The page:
My late husband always said there was no God and that we all have a predetermined number of heartbeats before we die. I always used to think, but never commented, that if something is predetermined, then surely it is a belief in destiny? It is still a belief. However, rather than call myself an atheist, I think I prefer being called a 'non-believer' as so-called Christians have uttered to me whilst rolling their eyes to the so-called heavens. Non-believer sounds good to me. Now I have the courage to say it openly and with confidence whenever a do-gooder knocks on my door inviting me to join them at Church or in Prayer. I, on the other hand wouldn't dream of knocking on others' doors inviting them to dis-believe. Sorry for rambling on so...

Bunc said...

Atheism is not a belief Robert - its a lack of belief in Cod. Atheists come in all shapes and sizes and believe in all sorts of other things. The things they tend to have in common apart from not believing in Cod is a belief in the importance of rationality and that science is often the closest we humans get to rationality.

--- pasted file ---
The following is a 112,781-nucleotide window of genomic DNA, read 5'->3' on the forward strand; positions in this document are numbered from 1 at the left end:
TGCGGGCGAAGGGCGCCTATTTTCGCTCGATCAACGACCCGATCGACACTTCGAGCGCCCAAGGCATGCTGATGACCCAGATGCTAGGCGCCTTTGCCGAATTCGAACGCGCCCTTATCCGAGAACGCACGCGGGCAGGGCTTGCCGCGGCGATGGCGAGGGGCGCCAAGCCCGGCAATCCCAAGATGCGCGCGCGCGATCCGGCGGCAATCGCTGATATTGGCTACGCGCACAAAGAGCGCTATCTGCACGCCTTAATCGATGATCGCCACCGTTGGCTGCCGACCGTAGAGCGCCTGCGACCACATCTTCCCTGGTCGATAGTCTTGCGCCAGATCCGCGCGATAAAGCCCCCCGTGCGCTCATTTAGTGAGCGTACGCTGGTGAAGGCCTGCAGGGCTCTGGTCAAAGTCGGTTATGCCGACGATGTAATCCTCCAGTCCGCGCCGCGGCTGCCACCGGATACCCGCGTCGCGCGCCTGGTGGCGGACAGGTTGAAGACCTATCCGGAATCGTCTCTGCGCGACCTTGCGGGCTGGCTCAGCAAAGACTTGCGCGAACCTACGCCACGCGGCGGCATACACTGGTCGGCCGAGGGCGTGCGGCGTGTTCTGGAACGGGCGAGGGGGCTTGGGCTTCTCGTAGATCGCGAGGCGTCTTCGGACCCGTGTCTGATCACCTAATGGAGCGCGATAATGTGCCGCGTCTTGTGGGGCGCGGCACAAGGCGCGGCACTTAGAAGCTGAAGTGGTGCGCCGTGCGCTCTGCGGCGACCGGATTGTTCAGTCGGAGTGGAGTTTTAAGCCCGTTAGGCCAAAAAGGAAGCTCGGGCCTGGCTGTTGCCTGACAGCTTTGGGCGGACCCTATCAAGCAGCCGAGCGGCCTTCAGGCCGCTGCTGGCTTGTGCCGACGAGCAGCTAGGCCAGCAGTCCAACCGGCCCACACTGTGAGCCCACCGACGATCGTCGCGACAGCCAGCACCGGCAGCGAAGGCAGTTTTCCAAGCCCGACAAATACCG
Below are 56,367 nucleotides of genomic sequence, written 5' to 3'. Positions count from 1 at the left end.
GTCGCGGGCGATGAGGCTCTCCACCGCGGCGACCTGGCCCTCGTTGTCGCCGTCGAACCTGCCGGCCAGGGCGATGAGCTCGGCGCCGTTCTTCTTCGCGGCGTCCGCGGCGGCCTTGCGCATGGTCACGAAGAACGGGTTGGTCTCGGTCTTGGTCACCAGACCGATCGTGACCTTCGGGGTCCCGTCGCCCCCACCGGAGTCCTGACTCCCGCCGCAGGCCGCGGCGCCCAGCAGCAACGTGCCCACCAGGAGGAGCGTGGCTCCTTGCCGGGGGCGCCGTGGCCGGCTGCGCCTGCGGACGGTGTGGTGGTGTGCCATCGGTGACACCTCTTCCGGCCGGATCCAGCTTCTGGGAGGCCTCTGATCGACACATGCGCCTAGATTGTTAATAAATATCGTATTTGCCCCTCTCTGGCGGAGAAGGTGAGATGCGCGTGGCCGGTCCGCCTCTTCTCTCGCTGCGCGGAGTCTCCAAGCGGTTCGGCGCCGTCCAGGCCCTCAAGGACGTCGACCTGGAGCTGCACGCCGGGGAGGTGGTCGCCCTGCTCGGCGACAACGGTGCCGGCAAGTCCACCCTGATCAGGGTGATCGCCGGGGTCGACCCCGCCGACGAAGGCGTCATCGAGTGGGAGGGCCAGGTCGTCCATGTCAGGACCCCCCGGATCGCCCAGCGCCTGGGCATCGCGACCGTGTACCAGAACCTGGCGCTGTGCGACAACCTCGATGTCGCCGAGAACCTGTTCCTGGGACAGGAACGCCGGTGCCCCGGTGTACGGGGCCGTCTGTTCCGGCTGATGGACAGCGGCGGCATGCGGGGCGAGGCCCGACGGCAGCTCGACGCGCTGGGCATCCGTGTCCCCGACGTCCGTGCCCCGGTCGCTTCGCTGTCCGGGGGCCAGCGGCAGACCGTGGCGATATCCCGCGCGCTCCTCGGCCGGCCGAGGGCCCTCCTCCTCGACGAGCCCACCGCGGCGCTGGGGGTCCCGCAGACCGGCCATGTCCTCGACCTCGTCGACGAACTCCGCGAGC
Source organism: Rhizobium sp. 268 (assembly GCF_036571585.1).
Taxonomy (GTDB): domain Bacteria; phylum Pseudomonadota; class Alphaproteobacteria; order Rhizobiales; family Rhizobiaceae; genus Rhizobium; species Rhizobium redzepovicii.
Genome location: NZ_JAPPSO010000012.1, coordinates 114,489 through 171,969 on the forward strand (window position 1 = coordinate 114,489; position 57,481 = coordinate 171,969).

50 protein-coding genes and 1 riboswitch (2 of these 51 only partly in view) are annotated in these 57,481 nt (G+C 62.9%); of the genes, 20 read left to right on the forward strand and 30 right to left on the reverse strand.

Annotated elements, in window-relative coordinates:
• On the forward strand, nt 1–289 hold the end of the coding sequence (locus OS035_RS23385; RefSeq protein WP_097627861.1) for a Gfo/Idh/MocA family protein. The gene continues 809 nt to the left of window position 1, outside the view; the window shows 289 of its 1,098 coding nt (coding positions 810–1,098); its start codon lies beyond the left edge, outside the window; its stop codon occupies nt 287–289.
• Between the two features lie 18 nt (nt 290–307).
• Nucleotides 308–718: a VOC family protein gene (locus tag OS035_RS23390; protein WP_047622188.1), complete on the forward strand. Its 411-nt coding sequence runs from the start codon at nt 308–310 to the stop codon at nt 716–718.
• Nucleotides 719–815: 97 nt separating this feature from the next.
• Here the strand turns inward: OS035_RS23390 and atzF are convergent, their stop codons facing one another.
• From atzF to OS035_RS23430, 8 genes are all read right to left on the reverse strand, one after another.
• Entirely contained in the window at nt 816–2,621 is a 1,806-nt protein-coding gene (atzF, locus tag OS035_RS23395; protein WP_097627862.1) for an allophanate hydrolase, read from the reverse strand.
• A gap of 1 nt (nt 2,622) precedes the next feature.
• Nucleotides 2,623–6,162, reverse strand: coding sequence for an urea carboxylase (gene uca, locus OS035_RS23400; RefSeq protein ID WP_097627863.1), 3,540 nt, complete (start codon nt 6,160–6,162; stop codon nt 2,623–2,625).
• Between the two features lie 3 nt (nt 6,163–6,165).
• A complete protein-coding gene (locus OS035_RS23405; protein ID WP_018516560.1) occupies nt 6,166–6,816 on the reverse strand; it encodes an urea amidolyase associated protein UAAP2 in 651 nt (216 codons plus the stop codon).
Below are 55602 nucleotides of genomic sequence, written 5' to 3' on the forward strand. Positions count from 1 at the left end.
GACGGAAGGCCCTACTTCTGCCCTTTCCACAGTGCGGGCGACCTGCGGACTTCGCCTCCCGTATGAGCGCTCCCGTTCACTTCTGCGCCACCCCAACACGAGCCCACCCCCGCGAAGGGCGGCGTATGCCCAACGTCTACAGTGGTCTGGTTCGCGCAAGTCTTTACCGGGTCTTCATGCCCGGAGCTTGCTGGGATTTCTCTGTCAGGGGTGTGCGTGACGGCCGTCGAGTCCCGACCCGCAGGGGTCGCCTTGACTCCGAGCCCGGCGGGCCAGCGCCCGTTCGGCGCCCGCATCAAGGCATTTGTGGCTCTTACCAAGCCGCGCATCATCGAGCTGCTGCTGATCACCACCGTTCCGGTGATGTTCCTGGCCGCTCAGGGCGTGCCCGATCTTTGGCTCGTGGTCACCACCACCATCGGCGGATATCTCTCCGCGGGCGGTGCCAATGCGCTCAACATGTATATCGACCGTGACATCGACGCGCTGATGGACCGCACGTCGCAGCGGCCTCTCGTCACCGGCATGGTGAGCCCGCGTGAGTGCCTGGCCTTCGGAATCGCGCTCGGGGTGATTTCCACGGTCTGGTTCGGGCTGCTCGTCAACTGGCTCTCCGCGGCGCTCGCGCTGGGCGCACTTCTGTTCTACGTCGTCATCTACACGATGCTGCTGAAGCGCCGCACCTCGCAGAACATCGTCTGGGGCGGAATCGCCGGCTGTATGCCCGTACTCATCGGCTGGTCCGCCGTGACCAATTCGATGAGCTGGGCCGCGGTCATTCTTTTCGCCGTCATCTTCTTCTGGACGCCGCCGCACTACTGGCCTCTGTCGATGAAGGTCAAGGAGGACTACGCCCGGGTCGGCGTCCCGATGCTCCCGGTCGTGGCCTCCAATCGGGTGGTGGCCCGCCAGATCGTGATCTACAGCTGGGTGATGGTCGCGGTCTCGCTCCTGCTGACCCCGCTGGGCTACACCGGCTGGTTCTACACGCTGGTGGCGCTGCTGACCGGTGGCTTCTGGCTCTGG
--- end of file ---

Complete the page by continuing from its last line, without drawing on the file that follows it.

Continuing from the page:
I thought the atheists bus campaign slogan was a bit wimpy personally. I would have liked to have seen a strongest statement but it was great to see it out there in public.

Robert said...

Hi all!

The problem with calling oneself an atheist is that there is no single definition of the word - even among those who call themselves "atheist".

"atheism - Disbelief in or denial of the existence of God or gods. The doctrine that there is no God or gods. Godlessness; immorality."

The above is the most common dictionary definition, and one of the possible definitions implies having a belief. Hence my reluctance to call myself an atheist.